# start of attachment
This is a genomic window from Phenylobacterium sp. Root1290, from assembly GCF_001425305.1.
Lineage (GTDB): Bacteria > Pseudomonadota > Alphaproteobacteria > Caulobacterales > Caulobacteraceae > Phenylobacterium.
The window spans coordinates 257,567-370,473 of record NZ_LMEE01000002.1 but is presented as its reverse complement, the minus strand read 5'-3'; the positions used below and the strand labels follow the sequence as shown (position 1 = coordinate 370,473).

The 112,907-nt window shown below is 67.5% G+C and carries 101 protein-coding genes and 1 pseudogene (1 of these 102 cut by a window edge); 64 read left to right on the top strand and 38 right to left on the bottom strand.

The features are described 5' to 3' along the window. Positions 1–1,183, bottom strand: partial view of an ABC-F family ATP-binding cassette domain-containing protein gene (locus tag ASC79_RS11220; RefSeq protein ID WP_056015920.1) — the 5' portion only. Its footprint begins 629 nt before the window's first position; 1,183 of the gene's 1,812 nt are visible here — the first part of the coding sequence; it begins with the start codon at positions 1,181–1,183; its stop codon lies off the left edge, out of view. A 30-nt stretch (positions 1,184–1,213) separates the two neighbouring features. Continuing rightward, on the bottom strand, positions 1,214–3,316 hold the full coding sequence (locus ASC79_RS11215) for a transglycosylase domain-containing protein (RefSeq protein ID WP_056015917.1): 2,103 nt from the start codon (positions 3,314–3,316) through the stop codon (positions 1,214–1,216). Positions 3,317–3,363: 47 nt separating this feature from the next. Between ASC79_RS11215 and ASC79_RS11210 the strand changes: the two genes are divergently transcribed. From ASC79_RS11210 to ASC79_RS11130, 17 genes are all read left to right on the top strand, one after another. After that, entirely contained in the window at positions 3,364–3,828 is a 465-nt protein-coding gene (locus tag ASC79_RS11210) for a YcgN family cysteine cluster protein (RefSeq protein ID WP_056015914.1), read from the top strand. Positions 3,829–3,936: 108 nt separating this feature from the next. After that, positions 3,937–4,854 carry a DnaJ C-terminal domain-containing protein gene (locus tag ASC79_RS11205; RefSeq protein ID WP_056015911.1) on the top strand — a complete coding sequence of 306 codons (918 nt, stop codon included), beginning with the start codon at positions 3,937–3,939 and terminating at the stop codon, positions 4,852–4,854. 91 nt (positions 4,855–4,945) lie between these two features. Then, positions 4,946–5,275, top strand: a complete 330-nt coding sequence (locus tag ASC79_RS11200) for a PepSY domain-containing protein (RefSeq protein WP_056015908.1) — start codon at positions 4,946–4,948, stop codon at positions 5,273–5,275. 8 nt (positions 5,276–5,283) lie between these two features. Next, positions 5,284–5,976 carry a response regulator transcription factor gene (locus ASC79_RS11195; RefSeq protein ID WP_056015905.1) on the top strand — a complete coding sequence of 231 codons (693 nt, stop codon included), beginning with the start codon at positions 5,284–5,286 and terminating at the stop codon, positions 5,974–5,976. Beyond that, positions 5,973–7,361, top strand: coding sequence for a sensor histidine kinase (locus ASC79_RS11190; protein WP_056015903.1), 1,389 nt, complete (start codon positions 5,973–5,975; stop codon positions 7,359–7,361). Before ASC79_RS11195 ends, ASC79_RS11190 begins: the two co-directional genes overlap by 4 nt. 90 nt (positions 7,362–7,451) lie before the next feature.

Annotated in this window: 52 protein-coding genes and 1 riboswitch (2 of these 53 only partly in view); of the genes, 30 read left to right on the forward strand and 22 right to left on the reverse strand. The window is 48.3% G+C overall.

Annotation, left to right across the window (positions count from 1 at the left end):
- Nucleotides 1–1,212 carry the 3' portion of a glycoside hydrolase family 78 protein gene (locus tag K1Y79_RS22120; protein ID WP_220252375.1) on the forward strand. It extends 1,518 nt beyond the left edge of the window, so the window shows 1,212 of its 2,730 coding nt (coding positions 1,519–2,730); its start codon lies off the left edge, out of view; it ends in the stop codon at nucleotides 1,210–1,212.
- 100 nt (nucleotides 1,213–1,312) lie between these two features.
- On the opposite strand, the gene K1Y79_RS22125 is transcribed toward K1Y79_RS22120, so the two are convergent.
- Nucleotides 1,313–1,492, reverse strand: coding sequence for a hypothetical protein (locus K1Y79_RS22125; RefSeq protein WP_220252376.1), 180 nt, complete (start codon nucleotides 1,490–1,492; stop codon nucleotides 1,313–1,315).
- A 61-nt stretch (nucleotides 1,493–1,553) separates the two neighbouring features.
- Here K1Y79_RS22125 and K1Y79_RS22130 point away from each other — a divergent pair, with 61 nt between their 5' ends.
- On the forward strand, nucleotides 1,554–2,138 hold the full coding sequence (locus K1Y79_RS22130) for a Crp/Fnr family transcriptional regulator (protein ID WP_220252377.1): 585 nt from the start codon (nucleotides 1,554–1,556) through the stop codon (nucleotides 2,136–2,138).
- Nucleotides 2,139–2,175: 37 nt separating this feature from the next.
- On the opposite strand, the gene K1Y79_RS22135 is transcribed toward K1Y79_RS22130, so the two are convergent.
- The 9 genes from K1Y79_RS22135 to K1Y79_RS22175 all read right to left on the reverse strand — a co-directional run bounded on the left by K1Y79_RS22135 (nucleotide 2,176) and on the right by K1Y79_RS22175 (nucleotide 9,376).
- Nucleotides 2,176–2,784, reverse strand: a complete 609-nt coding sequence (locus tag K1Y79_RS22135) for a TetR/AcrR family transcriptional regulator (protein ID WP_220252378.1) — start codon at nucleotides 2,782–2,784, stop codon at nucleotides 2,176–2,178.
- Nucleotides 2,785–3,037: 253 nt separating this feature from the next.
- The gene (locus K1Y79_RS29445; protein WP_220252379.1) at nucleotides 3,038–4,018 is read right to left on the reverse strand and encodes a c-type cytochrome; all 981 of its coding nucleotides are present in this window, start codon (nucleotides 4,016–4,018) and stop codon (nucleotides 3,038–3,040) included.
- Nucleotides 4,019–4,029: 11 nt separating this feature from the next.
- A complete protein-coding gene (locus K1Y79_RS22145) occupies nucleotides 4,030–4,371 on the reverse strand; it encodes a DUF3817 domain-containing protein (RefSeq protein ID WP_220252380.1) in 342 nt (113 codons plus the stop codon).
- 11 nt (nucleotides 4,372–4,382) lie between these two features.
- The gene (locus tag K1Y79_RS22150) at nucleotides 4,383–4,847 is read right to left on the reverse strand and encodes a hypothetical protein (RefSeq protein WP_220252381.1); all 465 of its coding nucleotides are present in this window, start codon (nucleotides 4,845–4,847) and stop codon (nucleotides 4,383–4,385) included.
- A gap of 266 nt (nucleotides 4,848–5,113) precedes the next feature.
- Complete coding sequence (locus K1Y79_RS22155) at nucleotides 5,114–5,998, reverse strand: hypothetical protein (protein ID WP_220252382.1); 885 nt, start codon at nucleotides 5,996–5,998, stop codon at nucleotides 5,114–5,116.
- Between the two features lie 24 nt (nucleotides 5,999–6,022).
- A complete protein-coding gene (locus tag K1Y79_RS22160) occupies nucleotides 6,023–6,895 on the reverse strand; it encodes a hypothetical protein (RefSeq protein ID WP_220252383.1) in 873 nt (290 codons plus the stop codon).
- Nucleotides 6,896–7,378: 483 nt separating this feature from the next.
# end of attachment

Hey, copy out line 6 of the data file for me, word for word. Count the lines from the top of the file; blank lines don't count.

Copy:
Annotated in this window: 52 protein-coding genes and 1 riboswitch (2 of these 53 only partly in view); of the genes, 30 read left to right on the forward strand and 22 right to left on the reverse strand. The window is 48.3% G+C overall.